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Can disease resistance evolve independently at different ages? Genetic variation in age-dependent resistance to disease in three wild plant species


Bruns, Emily et al. (2022), Can disease resistance evolve independently at different ages? Genetic variation in age-dependent resistance to disease in three wild plant species, Dryad, Dataset,


1. Juveniles are typically less resistant (more susceptible) to infectious disease than adults, and this difference in susceptibility can help fuel the spread of pathogens in age-structured populations. However evolutionary explanations for this variation in resistance across age remain to be tested.

2. One hypothesis is that natural selection has optimized resistance to peak at ages where disease exposure is greatest. A central assumption of this hypothesis is that hosts have the capacity to evolve resistance independently at different ages. This would mean that hosts populations have a) standing genetic variation in resistance at both juvenile and adult stages, and b) that this variation is not strongly correlated between age-classes so that selection acting at one age does not produce a correlated response at the other age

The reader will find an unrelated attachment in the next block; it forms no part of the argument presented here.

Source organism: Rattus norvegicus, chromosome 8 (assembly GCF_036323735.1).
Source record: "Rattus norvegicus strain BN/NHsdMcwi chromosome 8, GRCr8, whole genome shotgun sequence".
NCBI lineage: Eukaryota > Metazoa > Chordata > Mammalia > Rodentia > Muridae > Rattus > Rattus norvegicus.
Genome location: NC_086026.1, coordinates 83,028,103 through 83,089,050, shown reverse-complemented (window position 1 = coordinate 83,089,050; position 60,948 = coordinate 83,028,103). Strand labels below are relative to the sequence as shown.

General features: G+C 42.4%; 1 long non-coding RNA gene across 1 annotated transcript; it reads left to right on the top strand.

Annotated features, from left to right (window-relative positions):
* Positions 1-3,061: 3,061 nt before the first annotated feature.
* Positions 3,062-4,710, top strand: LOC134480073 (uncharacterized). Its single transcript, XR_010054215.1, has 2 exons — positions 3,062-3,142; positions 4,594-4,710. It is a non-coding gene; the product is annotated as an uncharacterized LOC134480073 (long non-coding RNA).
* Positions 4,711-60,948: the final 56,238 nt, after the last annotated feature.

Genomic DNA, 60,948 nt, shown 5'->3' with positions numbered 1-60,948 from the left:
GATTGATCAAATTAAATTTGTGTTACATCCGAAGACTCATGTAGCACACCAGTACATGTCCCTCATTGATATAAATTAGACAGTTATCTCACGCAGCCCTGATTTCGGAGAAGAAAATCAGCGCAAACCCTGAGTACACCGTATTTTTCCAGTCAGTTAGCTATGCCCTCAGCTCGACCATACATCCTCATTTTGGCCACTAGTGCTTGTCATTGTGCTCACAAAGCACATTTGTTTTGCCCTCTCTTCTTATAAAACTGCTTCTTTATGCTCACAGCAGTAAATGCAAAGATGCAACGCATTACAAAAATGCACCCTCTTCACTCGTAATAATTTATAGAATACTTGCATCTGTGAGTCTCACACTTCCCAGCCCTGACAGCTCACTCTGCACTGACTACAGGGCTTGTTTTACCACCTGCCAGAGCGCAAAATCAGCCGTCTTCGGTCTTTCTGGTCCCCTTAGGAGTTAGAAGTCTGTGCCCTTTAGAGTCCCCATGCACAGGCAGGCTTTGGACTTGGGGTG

3. Here we evaluated the capacity of three wild plant species (Silene latifolia, S. vulgaris, and Dianthus pavonius) to evolve resistance to their anther-smut pathogens (Microbotryum fungi), independently at different ages. The pathogen is pollinator-transmitted, and thus exposure risk is considered to be highest at the adult flowering stage.

4. Within each species we grew families to different ages, inoculated individuals with anther smut, and evaluated the effects of age, family and their interaction on infection.

5. In two of the plant species, S. latifolia and D. pavonius, resistance to smut at the juvenile stage was not correlated with resistance to smut at the adult stage. In all three species, we show there are significant age*family interaction effects, indicating that age-specificity of resistance varies among the plant families.

6. Synthesis: These results indicate that different mechanisms likely underlie resistance at juvenile and adult stages and support the hypothesis that resistance can evolve independently in response to differing selection pressures as hosts age. Taken together our results provide new insight into the structure of genetic variation in age-dependent resistance in three well-studied wild host-pathogen systems.


For experimental setup and data collection methods please see the methods section of the manuscript.

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National Science Foundation, Award: 1936334

National Institutes of Health, Award: R01GM140457

National Institutes of Health, Award: R01GM122061